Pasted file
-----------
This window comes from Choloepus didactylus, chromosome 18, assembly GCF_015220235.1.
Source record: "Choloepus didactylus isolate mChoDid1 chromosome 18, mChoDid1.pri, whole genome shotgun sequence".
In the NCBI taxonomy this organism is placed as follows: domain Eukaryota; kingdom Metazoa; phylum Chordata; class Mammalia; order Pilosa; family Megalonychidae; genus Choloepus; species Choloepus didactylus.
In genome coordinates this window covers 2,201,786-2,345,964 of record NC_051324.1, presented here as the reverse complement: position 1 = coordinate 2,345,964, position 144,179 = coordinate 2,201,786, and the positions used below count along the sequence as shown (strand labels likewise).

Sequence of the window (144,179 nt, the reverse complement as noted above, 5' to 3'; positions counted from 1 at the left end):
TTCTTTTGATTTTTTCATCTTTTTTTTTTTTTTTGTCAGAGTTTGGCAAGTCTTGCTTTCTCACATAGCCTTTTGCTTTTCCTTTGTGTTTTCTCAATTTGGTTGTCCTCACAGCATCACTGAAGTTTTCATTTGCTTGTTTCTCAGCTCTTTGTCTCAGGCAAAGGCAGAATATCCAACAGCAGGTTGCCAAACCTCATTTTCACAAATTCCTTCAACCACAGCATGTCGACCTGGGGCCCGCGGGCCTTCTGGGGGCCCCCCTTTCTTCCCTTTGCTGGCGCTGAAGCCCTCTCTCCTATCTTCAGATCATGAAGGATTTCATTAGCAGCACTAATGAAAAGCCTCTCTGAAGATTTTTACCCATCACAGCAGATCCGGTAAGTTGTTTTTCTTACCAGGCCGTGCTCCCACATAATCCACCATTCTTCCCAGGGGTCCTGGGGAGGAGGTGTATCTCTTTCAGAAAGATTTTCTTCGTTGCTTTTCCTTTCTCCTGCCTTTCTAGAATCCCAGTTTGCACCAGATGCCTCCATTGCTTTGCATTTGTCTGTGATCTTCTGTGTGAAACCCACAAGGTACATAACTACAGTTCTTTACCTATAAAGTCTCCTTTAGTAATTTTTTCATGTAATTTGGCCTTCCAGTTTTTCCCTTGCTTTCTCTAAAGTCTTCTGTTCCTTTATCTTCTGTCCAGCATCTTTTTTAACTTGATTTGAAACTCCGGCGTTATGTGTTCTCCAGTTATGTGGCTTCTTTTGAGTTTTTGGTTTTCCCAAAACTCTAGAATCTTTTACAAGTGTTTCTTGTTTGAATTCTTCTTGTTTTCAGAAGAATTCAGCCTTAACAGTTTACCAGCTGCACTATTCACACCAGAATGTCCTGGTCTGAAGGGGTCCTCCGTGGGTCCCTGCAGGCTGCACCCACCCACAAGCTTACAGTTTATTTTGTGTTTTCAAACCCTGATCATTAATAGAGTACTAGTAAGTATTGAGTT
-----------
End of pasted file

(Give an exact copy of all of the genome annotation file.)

This window comes from Choloepus didactylus, chromosome 18, assembly GCF_015220235.1.
Source record: "Choloepus didactylus isolate mChoDid1 chromosome 18, mChoDid1.pri, whole genome shotgun sequence".
In the NCBI taxonomy this organism is placed as follows: domain Eukaryota; kingdom Metazoa; phylum Chordata; class Mammalia; order Pilosa; family Megalonychidae; genus Choloepus; species Choloepus didactylus.
In genome coordinates this window covers 2,201,786-2,345,964 of record NC_051324.1, presented here as the reverse complement: position 1 = coordinate 2,345,964, position 144,179 = coordinate 2,201,786, and the positions used below count along the sequence as shown (strand labels likewise).

Sequence of the window (144,179 nt, the reverse complement as noted above, 5' to 3'; positions counted from 1 at the left end):
TTCTTTTGATTTTTTCATCTTTTTTTTTTTTTTTGTCAGAGTTTGGCAAGTCTTGCTTTCTCACATAGCCTTTTGCTTTTCCTTTGTGTTTTCTCAATTTGGTTGTCCTCACAGCATCACTGAAGTTTTCATTTGCTTGTTTCTCAGCTCTTTGTCTCAGGCAAAGGCAGAATATCCAACAGCAGGTTGCCAAACCTCATTTTCACAAATTCCTTCAACCACAGCATGTCGACCTGGGGCCCGCGGGCCTTCTGGGGGCCCCCCTTTCTTCCCTTTGCTGGCGCTGAAGCCCTCTCTCCTATCTTCAGATCATGAAGGATTTCATTAGCAGCACTAATGAAAAGCCTCTCTGAAGATTTTTACCCATCACAGCAGATCCGGTAAGTTGTTTTTCTTACCAGGCCGTGCTCCCACATAATCCACCATTCTTCCCAGGGGTCCTGGGGAGGAGGTGTATCTCTTTCAGAAAGATTTTCTTCGTTGCTTTTCCTTTCTCCTGCCTTTCTAGAATCCCAGTTTGCACCAGATGCCTCCATTGCTTTGCATTTGTCTGTGATCTTCTGTGTGAAACCCACAAGGTACATAACTACAGTTCTTTACCTATAAAGTCTCCTTTAGTAATTTTTTCATGTAATTTGGCCTTCCAGTTTTTCCCTTGCTTTCTCTAAAGTCTTCTGTTCCTTTATCTTCTGTCCAGCATCTTTTTTAACTTGATTTGAAACTCCGGCGTTATGTGTTCTCCAGTTATGTGGCTTCTTTTGAGTTTTTGGTTTTCCCAAAACTCTAGAATCTTTTACAAGTGTTTCTTGTTTGAATTCTTCTTGTTTTCAGAAGAATTCAGCCTTAACAGTTTACCAGCTGCACTATTCACACCAGAATGTCCTGGTCTGAAGGGGTCCTCCGTGGGTCCCTGCAGGCTGCACCCACCCACAAGCTTACAGTTTATTTTGTGTTTTCAAACCCTGATCATTAATAGAGTACTAGTAAGTATTGAGTT